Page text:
This particular day I’d decided that I’d have Fried Bacon and Mushrooms on a Barm with a drizzle of HP sauce (apologies again to my non-UK readers but trust me this is a very good combination - check the pic at the top). I was walking down the street to the Sandwich Shop and could already taste it on my lips – the proverbial ‘cherry on the cake’ for this marvellous day.

As I got to the shop I was so filled with anticipation and promise that I actually skipped up the two steps – caught my toe on the step – and fell FLAT on my face right inside. The other customers all turned round in unison and looked at me lying on the floor just as the Shop-owner asked “Can I help you?”, I replied still lying on the floor with my last shred of dignity “A Bacon and Mushroom Barm please” to which he answered “Sorry mate we’ve not got any mushrooms”. My defeat had become complete.

The lessonwhen all seems well with the world beware that last step.

I hope you’ve enjoyed these stories enough to want to add your own. Please feel free to write a similar article on your site linking back to here so I can follow your track-back (add a little link love) or alternatively you can add your story in a comment.

Please take the time to do this as I’d love to read your stories and see the lessons that you learnt. I’ve shown you mine now you show me yours – LOL.

Take care, Be the Change and SHARE your Wisdom,

Damian

5 comments:

klm said...

Hey Damian,

He he he... I loved your stories. And thanks for the props too re. the email. Always glad to lend a word or two.

And in the spirit of your stories, I'm going to screw up my courage and share a 'moment' with you and your readers.

I was travelling through Mexico with a close friend, and like most girls, we often wore each others' clothes. This particular evening my belly had been giving me some trouble... as it does when you travel in third world countries for the first time.

We were staying in tiny cabanas on the beach, and the toilet block was a fair distance away. I woke up in the middle of the night with that 'oh oh' feeling and leapt up, grabbing the shorts I'd been wearing that day and a t-shirt.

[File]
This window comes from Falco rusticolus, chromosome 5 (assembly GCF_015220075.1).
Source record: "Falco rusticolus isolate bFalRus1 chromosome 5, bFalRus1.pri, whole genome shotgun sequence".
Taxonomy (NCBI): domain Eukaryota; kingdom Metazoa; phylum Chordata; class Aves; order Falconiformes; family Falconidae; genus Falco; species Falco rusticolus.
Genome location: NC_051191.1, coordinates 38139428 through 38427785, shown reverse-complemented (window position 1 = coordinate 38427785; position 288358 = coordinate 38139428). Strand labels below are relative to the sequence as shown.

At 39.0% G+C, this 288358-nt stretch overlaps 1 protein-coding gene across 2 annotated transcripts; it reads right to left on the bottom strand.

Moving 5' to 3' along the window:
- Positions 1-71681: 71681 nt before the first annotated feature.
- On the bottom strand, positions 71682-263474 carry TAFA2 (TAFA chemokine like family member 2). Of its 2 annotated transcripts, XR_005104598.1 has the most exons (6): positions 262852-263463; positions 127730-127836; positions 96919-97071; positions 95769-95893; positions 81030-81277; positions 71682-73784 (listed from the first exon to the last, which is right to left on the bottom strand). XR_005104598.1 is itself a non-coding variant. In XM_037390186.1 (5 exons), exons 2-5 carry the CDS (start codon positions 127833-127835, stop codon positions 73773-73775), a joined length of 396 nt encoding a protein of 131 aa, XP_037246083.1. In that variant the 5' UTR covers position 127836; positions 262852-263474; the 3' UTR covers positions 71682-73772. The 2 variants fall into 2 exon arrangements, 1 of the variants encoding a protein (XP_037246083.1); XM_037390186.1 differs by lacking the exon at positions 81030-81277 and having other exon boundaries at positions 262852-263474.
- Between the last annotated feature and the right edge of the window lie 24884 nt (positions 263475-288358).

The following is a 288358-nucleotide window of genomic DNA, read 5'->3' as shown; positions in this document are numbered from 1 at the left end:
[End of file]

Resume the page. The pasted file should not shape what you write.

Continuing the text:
It was pitch black outside, and there were very few lights, but necessity called, and I threw caution to the wind and ran as fast as I could for the toilet block.

But it just wasn't fast enough.

And of course, being funny belly, my, ahem, bowel movement, had the consistancy of irish strew.

All over my friend's shorts. All over me.

Thank goodness the showers were right beside the toilets and I just leapt in, fully dressed and washed all the ickyness away - thankful it was night and no one was around to see my disgraceful state.

And by the time the sun came up, my friend's shorts were dry, and clean as a baby's bottom.

Disaster averted.

How much worse it could have been...

Much joy,
Kara-Leah

Debs said...

Hey Damian,

Thanks for the peak into
your world and the lessons
learned.

I've made a post at my blog...

Glass-Haste = Pain

Nathalie said...

Thank you so much Damien. I was having a really rotten day so far, but these stories made me happy again! (altough they probably weren't funny for you at the time)

@ Kara-Leah: just curious...did you tell your friend what happened, or...? :D

Titania Starlight said...

Those were very good stories. Thank you so much for sharing your wisdom.
Blessings.

Damian said...

Wow guys many thanks for the comments - glad you enjoyed the stories :-)

Kara-Leah - thank you for your story (and your honesty) - It's good to share these moments of disaster and I know you were laughing to yourself while typing up that story - remember what goes around comes around - LOL

Debs - Wonderful post on your site - thank you for joininng in the fun and sharing your 'moment' with the world :-)

Nathalie - glad that your frown is now a smile.

Take care,

Damian